proc query str {
    puts -nonewline "$str "
    flush stdout
    gets stdin

Let's test it out:
 % ask [Question "Does it have wings?" [Guess "a bat"] [Guess "an ant"]]
 Does it have wings? y
 Is it a bat? n
 I give up. What is it? a bird
 What feature does it have that a bat doesn't? feathers
 Question {Does it have wings?} {Question {Does it have feathers?} {Guess {a bird}} {Guess {a bat}}} {Guess {an ant}}

Our original decision tree has been extended with a new question in place of the old "a bat" guess, just as we wanted. We now have a way of supervised decision tree learning! We can repeat this process over and over to incrementally build up a complete tree:
proc repeat tree {
    while 1 {
        set tree [ask $tree]
        if {[query "\nAgain?"] ne "y"} {
            puts [show $tree]

This keeps building up the tree by repeated calls to ask until we say we are done. It then pretty-prints the resulting tree for us, using this show pretty-printer:
func show Guess g { return $g }
func show Question q y n {
    set str "$q\n"
    indent {
        append str [output "Yes: [show $y]\n"]
        append str [output "No : [show $n]"]
    return $str
set indent 0
proc indent code {
    incr ::indent 2
    uplevel 1 $code
    incr ::indent -2
proc output str {
    return [string repeat " " $::indent]$str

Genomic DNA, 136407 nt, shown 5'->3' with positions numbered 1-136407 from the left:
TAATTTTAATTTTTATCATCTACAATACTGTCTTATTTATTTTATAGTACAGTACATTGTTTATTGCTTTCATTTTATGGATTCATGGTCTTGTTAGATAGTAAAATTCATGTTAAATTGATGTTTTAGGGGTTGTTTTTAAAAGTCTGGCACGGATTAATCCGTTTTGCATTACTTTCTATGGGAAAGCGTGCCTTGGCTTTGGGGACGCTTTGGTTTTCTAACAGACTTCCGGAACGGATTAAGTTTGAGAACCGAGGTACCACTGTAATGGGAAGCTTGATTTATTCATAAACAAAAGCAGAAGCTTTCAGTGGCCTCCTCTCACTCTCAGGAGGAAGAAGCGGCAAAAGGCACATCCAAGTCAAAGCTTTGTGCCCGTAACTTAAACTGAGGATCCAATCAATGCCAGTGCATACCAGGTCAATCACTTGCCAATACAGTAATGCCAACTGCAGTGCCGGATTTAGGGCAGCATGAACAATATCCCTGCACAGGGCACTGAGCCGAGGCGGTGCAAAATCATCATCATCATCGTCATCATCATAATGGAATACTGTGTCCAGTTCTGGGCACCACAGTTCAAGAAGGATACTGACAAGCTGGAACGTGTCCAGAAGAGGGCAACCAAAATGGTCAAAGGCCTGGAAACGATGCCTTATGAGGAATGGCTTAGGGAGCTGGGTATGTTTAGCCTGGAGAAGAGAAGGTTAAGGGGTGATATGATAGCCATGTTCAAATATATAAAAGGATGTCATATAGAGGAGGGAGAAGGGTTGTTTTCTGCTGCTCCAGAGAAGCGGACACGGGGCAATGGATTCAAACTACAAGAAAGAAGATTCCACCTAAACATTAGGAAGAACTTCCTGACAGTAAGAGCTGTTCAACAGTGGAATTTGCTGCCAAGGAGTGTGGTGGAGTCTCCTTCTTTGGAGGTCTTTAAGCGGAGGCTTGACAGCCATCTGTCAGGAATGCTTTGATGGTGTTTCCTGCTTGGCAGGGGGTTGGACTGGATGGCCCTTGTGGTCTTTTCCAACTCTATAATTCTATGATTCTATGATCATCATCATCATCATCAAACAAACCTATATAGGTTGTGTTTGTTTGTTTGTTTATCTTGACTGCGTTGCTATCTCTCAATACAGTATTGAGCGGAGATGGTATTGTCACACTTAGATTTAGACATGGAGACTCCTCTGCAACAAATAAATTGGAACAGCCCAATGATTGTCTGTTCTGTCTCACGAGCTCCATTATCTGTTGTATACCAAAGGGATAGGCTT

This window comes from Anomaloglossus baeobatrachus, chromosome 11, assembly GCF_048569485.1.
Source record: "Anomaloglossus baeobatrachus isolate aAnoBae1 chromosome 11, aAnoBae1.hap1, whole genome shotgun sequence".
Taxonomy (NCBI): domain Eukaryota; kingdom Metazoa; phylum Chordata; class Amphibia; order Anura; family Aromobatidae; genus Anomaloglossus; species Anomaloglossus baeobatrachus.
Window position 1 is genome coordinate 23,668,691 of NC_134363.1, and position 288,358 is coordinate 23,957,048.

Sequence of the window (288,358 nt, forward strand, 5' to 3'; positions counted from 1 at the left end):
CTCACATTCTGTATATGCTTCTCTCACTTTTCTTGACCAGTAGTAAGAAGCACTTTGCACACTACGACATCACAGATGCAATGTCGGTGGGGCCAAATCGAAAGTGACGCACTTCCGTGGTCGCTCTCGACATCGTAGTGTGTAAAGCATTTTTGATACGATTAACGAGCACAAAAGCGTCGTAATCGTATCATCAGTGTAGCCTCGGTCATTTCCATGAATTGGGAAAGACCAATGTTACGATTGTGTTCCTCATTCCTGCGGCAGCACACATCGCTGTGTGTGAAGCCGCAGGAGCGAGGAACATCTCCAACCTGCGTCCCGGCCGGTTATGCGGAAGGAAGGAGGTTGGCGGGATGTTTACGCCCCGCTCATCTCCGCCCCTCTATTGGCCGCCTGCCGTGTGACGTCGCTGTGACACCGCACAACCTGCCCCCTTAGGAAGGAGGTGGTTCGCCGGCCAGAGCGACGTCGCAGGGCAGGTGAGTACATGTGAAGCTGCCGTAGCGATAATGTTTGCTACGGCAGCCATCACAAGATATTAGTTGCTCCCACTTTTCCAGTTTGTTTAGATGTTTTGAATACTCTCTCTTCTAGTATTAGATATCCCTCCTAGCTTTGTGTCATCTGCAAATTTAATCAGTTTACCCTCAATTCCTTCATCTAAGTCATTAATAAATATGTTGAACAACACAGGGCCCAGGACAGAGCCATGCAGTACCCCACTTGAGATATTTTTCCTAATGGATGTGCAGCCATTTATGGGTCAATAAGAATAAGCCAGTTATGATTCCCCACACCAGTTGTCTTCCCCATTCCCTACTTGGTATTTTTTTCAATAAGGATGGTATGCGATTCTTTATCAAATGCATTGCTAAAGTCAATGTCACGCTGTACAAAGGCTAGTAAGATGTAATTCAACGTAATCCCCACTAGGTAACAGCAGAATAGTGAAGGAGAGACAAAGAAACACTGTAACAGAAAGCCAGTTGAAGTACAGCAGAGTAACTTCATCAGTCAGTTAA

Let's build up our initial tree again:
% repeat [Question "Does it have wings?" [Guess "a bat"] [Guess "an ant"]]
Does it have wings? y
Is it a bat? n
I give up. What is it? a bird
What feature does it have that a bat doesn't? feathers

Again? y
Does it have wings? n
Is it an ant? n
I give up. What is it? a giraffe
What feature does it have that an ant doesn't? a long neck

Again? y
Does it have wings? n
Does it have a long neck? n
Is it an ant? n
I give up. What is it? an elephant
What feature does it have that an ant doesn't? a trunk

Again? n
Does it have wings?
  Yes: Does it have feathers?
    Yes: a bird
    No : a bat
  No : Does it have a long neck?
    Yes: a giraffe
    No : Does it have a trunk?
      Yes: an elephant
      No : an ant


EMJ Now all you need is persistence of the tree, and the ability to allow corrections if the next user disagrees, and ... (see [1]).

NEM Tree persistence is easy (with using):
proc save {tree file} {
    using fd [open $file w] { puts $fd $tree }
proc load {file} {
    using fd [open $file] { return [read $fd] }

Alex Caldwell This is very interesting to me. I used your Decision trees code in this Tcl/Tk medical decision/diagnosis project called MedMapper Medical Decision Suppport. I have a starpack demo you can download at [2] I had to build up this big nested list by hand representing the decision tree. It was rather tedious to build the nested list by hand. The list/tree gets mapped to a Tk canvas using Canvas Buttons in 3-D for a visual interactive representation . With this new code you have developed, do you think it could be taught the type of information in the Medmapper chf (congestive heart failure) algorithm?

See also tree.